Tesla’s total margin and profit are growing along with the prices, and it had to explain itself

Tesla’s gross margin and profit soared to record levels as it raises prices, which the automaker has blamed on rising costs. The company felt the need to explain itself.

Over the past few years, one of the biggest events in the auto industry and many other industries has been the price hike.

Tesla has been no exception with nearly a dozen price increases for its cars over the past two years. On several occasions, the automaker has justified price hikes with increased costs due to inflation, increased raw material costs, and rapidly rising logistics expenses.

However, there were concerns that Tesla was increasing prices because it could – with a strong backlog of orders as interest in electric cars grow – that Tesla’s automotive gross margin had been steadily supported over the same time period.

That wasn’t clearer than this last quarter when Tesla reported a record auto gross profit of 32.9%:

Tesla’s gross profit margin has risen from 26.5%, which was already one of the highest gross margins in the auto industry, to nearly 33% over the past year.

In its list of factors affecting earnings, Tesla actually lists both an increase in average selling price (ASP) and a decrease in cost per vehicle (COGS) as contributing factors:

  • (+) Vehicle deliveries growth
  • (+) ASP . increased
  • (+) Reduced Cost (COGS) per vehicle despite inflationary pressures
  • (+) Lower share-based compensation expense
  • (+) Increase sales of regulatory credit
  • (-) Rising costs of raw materials, goods and logistics, accelerating costs
  • (-) Increase in operating expenses

This quarter, regulatory credits had a larger-than-usual impact with gains of $679 million, but Tesla also made more profit than ever without the credits. With all of these factors in play, Tesla had to explain the reason behind the price hike, which may sound greedy.

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During the conference call that followed the release of Tesla’s financial results for the first quarter of 2022CEO Elon Musk felt the need to explain the situation. He said Tesla is raising prices based on projected higher costs in the future as new cars are sold at new prices, and higher prices are delivered three to 12 months from now:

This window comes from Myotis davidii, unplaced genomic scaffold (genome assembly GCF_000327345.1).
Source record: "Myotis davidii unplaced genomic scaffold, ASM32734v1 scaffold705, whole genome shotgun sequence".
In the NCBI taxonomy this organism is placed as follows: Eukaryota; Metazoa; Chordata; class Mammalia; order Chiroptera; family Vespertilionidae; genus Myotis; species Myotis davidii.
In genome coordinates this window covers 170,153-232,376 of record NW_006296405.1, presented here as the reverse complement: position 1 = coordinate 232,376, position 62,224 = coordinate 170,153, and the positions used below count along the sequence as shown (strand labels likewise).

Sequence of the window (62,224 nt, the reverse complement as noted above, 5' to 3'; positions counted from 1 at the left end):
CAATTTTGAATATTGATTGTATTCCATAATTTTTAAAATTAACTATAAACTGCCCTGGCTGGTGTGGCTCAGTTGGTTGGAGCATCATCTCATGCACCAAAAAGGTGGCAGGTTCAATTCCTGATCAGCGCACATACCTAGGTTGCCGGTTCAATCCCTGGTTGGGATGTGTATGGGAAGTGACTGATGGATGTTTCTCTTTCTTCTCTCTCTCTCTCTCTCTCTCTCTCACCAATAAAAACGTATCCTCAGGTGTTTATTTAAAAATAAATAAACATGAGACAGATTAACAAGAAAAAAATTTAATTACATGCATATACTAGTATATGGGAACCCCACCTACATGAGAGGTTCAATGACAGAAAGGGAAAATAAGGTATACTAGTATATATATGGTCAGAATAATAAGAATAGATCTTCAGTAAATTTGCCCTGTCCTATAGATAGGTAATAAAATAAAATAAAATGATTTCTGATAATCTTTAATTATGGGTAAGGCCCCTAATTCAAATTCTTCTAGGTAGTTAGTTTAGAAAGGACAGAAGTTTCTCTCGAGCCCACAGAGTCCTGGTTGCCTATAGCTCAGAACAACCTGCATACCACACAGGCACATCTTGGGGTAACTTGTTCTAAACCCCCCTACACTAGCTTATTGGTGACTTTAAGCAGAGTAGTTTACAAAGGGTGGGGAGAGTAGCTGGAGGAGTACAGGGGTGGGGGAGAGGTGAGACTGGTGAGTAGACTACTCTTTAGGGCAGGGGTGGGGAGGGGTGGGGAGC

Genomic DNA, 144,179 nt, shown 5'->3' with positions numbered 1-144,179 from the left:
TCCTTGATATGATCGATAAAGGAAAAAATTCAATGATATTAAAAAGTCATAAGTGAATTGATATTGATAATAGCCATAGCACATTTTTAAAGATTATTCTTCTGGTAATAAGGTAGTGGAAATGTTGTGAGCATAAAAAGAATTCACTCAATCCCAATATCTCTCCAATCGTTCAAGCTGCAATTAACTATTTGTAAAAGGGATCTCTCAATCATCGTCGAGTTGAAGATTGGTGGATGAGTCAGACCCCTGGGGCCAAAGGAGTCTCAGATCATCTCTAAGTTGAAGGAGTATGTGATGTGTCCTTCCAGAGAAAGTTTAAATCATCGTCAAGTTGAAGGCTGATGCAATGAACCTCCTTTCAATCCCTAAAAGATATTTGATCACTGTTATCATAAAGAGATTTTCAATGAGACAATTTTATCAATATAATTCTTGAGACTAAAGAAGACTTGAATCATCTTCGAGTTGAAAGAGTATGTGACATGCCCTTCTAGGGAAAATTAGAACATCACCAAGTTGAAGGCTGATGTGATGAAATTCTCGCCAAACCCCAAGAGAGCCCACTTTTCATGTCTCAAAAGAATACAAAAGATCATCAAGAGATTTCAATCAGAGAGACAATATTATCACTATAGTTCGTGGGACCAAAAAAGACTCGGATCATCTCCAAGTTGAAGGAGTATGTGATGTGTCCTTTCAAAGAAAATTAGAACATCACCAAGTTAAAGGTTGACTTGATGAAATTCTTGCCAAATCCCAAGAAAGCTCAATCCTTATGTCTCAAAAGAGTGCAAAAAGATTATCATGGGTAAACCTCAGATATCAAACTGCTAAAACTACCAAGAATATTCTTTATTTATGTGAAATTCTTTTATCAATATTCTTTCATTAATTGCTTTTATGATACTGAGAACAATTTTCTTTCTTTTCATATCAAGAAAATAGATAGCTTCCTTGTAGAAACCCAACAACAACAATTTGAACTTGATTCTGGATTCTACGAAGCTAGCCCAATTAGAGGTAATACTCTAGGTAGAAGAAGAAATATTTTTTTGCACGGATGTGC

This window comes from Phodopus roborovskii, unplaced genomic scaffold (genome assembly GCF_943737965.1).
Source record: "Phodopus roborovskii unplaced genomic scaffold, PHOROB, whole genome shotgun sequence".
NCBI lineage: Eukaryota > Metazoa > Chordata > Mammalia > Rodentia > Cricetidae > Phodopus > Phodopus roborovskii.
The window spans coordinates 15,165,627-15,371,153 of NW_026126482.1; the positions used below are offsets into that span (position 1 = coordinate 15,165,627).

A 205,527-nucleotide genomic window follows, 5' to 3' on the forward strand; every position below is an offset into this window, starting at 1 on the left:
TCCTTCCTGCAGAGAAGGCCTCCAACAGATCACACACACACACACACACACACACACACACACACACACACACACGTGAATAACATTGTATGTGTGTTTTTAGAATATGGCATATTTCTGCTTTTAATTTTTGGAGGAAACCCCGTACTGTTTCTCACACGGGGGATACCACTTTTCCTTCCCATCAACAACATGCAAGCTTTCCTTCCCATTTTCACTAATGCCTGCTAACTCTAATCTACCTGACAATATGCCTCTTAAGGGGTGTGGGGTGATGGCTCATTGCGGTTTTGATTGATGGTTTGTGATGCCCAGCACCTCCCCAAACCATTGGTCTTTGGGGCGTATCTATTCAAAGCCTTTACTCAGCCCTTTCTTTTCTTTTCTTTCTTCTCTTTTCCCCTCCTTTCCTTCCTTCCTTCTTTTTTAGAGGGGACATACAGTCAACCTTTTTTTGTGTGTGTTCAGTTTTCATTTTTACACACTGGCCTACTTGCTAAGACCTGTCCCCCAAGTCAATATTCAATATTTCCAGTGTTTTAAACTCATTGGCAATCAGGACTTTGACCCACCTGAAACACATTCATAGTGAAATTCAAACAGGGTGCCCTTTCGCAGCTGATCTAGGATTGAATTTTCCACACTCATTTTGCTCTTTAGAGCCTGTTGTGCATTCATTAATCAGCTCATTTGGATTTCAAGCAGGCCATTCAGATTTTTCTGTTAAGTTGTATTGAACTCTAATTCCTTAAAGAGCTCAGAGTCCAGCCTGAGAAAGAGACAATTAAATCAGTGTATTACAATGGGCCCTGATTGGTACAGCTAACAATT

In fact, on the price increase front, I have to mention that it may seem like we’re probably being irrational about increasing our car prices given that we had a record profit this quarter. But the queue for our cars is very long and some vehicles are requested by people, and the queue extends to next year. So now in-demand vehicle prices really anticipate the supplier and logistics cost growth that we understand and believe is going to happen over the next six to twelve months. That’s why we have a price hike today because the car ordered today will arrive, in some cases, a year from now.

Chief Financial Officer Zachary Kirkorn added that Tesla may cut prices “slightly” if expected cost increases do not materialize in the future.

Take Electric

What Musk said is undeniable, but you can make the argument that Tesla hasn’t been great at scaling and/or timing those increased costs since it reports gross margins are positively affected by price increases and cost-per-vehicle reduction.

Also, Kirkorn’s comment about possibly adjusting prices down wasn’t particularly encouraging:

If this cost growth does not materialize, we may in fact reduce prices slightly.

I’m talking about the words “maybe” and “a little bit” here. They point out that Tesla will likely maintain those high prices even if there are no cost increases, which I think gives weight to the argument that the main reason for the price hikes is that Tesla has demand for it.

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In my opinion, as long as Tesla finds people buying Tesla cars at these high prices, it will remain high. While this is again in line with Musk’s previously stated goal of reducing the cost of electric vehicles, it can still align with Tesla’s broader mission to accelerate the transition to sustainable energy.

As long as Tesla is using those profits for significant capital spending in increasing production capacity, I think that makes sense.

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